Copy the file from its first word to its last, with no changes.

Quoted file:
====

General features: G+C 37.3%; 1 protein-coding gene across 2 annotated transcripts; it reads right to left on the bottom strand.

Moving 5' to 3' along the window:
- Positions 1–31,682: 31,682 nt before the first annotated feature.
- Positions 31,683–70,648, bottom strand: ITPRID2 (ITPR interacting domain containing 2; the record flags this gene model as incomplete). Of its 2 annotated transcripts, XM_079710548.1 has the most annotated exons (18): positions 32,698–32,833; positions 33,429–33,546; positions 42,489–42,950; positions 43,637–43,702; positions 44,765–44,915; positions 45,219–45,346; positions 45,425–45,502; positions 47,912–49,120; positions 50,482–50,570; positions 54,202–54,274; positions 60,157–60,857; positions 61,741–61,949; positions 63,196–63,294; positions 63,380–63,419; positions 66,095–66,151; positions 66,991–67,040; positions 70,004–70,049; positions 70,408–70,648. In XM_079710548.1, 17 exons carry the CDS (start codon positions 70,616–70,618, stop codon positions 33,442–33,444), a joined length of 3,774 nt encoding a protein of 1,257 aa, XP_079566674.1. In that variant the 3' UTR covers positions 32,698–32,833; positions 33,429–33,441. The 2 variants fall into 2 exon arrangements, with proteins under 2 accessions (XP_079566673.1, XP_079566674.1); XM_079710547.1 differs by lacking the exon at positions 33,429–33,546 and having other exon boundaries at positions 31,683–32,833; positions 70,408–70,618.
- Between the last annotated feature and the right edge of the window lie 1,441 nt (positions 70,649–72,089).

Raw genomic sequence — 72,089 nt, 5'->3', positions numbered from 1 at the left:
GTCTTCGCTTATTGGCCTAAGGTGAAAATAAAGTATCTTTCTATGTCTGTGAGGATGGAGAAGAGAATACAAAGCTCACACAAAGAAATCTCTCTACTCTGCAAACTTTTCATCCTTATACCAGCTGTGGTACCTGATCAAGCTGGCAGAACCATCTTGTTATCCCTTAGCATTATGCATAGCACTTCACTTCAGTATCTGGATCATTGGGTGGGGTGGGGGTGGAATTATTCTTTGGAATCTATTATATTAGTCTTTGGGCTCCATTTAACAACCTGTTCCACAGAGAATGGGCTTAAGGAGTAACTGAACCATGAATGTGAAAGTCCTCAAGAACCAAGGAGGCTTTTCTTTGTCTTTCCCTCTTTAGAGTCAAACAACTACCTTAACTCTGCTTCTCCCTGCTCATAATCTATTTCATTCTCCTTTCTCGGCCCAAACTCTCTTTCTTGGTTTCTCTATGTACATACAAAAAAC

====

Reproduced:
General features: G+C 37.3%; 1 protein-coding gene across 2 annotated transcripts; it reads right to left on the bottom strand.

Moving 5' to 3' along the window:
- Positions 1–31,682: 31,682 nt before the first annotated feature.
- Positions 31,683–70,648, bottom strand: ITPRID2 (ITPR interacting domain containing 2; the record flags this gene model as incomplete). Of its 2 annotated transcripts, XM_079710548.1 has the most annotated exons (18): positions 32,698–32,833; positions 33,429–33,546; positions 42,489–42,950; positions 43,637–43,702; positions 44,765–44,915; positions 45,219–45,346; positions 45,425–45,502; positions 47,912–49,120; positions 50,482–50,570; positions 54,202–54,274; positions 60,157–60,857; positions 61,741–61,949; positions 63,196–63,294; positions 63,380–63,419; positions 66,095–66,151; positions 66,991–67,040; positions 70,004–70,049; positions 70,408–70,648. In XM_079710548.1, 17 exons carry the CDS (start codon positions 70,616–70,618, stop codon positions 33,442–33,444), a joined length of 3,774 nt encoding a protein of 1,257 aa, XP_079566674.1. In that variant the 3' UTR covers positions 32,698–32,833; positions 33,429–33,441. The 2 variants fall into 2 exon arrangements, with proteins under 2 accessions (XP_079566673.1, XP_079566674.1); XM_079710547.1 differs by lacking the exon at positions 33,429–33,546 and having other exon boundaries at positions 31,683–32,833; positions 70,408–70,618.
- Between the last annotated feature and the right edge of the window lie 1,441 nt (positions 70,649–72,089).

Raw genomic sequence — 72,089 nt, 5'->3', positions numbered from 1 at the left:
GTCTTCGCTTATTGGCCTAAGGTGAAAATAAAGTATCTTTCTATGTCTGTGAGGATGGAGAAGAGAATACAAAGCTCACACAAAGAAATCTCTCTACTCTGCAAACTTTTCATCCTTATACCAGCTGTGGTACCTGATCAAGCTGGCAGAACCATCTTGTTATCCCTTAGCATTATGCATAGCACTTCACTTCAGTATCTGGATCATTGGGTGGGGTGGGGGTGGAATTATTCTTTGGAATCTATTATATTAGTCTTTGGGCTCCATTTAACAACCTGTTCCACAGAGAATGGGCTTAAGGAGTAACTGAACCATGAATGTGAAAGTCCTCAAGAACCAAGGAGGCTTTTCTTTGTCTTTCCCTCTTTAGAGTCAAACAACTACCTTAACTCTGCTTCTCCCTGCTCATAATCTATTTCATTCTCCTTTCTCGGCCCAAACTCTCTTTCTTGGTTTCTCTATGTACATACAAAAAAC